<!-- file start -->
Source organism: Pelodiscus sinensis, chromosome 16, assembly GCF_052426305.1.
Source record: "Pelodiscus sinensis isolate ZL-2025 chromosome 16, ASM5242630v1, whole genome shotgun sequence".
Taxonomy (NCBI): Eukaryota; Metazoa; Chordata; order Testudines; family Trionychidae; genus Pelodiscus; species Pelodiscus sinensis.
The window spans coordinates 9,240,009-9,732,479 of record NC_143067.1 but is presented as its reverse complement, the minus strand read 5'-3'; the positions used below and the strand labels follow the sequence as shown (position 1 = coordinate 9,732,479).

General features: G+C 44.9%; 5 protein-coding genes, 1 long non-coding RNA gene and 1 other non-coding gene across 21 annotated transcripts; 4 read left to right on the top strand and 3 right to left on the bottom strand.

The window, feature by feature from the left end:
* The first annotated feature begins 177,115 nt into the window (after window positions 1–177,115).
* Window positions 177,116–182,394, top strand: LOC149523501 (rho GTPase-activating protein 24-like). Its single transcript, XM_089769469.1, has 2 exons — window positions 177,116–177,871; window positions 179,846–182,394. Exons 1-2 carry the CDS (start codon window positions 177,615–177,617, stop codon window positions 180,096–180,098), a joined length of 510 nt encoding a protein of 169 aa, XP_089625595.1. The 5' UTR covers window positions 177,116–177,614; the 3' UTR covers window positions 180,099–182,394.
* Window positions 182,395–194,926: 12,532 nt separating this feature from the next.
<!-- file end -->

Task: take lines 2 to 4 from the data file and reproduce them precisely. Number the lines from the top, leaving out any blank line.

Source record: "Pelodiscus sinensis isolate ZL-2025 chromosome 16, ASM5242630v1, whole genome shotgun sequence".
Taxonomy (NCBI): Eukaryota; Metazoa; Chordata; order Testudines; family Trionychidae; genus Pelodiscus; species Pelodiscus sinensis.
The window spans coordinates 9,240,009-9,732,479 of record NC_143067.1 but is presented as its reverse complement, the minus strand read 5'-3'; the positions used below and the strand labels follow the sequence as shown (position 1 = coordinate 9,732,479).